Experts Discuss the Greening of Golf Courses

(Beyond Pesticides, April 17, 2008) In what it calls the most important article it has ever published, Golf Digest in its May 2008 issue (pp 196-232) publishes an article, How Green is Golf?, which asks the hard questions about the environmental impact of golf in a series of in-depth interviews, including a builder, golf course superintendent, regulator and environmentalist. The article spans a range of opinions on water usage, pesticide contamination, and management practices, with general agreement that golfer expectations and management practices must move and are moving in an environmental direction, citing important ways in which attitudes and understanding must change. Despite the documented problems with pesticides, the head of EPA’s pesticide program, in what is described as a “rebuttal” to criticism of pesticides and the pesticide registration process that are highlighted, responds without addressing key specifics identified in the article and preferring to extol the virtues of the EPA’s pesticide program. The article says in its introduction, “As water becomes scarcer, as organic management practices increase, as environmentalism and environmental legislation start to bite more than they have, as the economy struggles, and as we come to appreciate the aesthetics of golf courses in all their many natural, […]



Golf Course Survey to Examine Pesticide Use

(Beyond Pesticides, October 31, 2007) Beginning in January of 2008, golf course managers around the country will have an opportunity to participate in a survey of their pest and turf management strategies. The three-month survey is part of a larger project, which also maps water use, conservation efforts and playing surfaces. Conducted by the Golf Course Superintendents Association of America, the Golf Course Environmental Project is sponsored by Toro and The Environmental Institute for Golf (EIG). The pesticide phase, the fourth of the project, which concludes in March 2008, will be submitted to the journal Applied Turfgrass Science for review and publication, according to EIG. Information included in this survey will be “regarding pest management and associated practices on golf courses throughout the United States,” such as product use and integrated pest management programs.” The third phase, which has been completed, gathered information on fertilizer and nutrient programs. According to EIG, “GCSAA and the golf industry need information specific to the environmental attributes of golf courses. This will include natural resource inventories, management inputs and current environmental stewardship practices. This information will provide baseline data for documenting changes in environmental practices over time and help to set priorities for education, […]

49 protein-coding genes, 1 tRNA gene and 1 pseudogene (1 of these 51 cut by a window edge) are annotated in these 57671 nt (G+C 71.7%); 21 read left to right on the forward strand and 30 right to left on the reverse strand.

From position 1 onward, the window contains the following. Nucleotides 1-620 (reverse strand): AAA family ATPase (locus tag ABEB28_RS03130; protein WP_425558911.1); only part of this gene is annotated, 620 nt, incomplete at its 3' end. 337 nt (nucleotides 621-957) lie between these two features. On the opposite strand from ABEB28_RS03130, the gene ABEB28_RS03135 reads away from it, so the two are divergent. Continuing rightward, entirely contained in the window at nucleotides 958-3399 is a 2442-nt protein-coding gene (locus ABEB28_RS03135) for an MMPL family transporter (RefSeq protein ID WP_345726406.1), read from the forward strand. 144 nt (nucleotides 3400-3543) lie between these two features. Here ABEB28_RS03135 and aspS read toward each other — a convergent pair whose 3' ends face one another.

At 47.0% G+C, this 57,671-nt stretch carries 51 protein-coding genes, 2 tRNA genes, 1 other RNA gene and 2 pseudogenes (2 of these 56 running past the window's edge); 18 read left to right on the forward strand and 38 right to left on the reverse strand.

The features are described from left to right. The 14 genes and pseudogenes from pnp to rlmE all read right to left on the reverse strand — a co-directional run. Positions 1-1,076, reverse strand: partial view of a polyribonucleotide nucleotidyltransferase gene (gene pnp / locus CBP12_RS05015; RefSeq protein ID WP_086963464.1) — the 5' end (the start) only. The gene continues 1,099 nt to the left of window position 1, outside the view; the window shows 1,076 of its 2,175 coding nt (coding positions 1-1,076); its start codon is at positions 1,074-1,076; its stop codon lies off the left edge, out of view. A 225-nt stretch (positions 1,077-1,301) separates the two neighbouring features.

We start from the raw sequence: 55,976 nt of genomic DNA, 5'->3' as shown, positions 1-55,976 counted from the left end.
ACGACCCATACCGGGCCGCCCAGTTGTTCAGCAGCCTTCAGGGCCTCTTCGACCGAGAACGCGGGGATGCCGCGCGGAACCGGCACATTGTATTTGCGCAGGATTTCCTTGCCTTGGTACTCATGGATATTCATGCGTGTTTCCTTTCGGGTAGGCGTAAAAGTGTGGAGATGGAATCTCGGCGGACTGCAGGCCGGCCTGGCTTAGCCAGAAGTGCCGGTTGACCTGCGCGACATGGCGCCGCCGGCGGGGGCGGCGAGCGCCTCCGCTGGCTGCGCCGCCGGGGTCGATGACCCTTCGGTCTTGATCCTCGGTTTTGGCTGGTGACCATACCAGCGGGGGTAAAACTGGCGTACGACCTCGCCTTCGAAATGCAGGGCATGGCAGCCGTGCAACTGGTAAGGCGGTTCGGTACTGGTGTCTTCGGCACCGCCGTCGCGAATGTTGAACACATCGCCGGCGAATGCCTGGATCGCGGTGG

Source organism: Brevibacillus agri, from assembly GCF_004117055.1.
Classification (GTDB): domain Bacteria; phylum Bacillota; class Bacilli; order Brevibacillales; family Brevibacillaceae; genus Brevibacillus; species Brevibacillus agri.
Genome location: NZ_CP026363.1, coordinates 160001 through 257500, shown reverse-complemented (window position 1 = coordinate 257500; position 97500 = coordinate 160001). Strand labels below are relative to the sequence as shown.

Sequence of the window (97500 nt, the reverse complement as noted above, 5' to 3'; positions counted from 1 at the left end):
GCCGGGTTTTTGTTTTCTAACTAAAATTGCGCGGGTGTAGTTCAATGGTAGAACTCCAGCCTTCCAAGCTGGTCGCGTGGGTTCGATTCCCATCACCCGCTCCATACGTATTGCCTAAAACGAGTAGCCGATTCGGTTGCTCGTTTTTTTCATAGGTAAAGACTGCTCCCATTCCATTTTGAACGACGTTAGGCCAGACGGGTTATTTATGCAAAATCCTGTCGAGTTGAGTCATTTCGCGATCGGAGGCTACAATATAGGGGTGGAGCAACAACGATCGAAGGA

Florida Restricts Phosphate Fertilizers To Improve Water Quality

(Beyond Pesticides, April 3, 2007) Responding to concerns about the state’s polluted waterways, Florida will become the first in the nation to enact a statewide restriction on the content of fertilizers. If passed, fertilizers sold in Florida must be no- or low-phosphate. Phosphorus, along with nitrogen, is a pollutant that contributes to algae blooms, fish kills, and dead zones, all of which alter already fragile ecosystems. The high phosphate levels are due in large part to Americans’ affinity for heavily-fertilized, brilliantly green lawns, golf courses, and recreational areas. The proposed rule was designed in response to a number of local fertilizer restrictions in the state; rather than deal with the confusion of regulating a wide variety of local standards, the Department of Agriculture’s rule will clarify and standardize the movement to reduce pollution from lawn fertilizers. According to Richard Budell, director of water resources protection for the Department of Agriculture and Consumer Services, “One of the things we’re trying to prevent is a patchwork of local ordinances that would be almost impossible to enforce.” Local regulations include a similar rule that has been in place in Wellington since 2000, one in Crystal River than allows only slow-release fertilizers, and a […]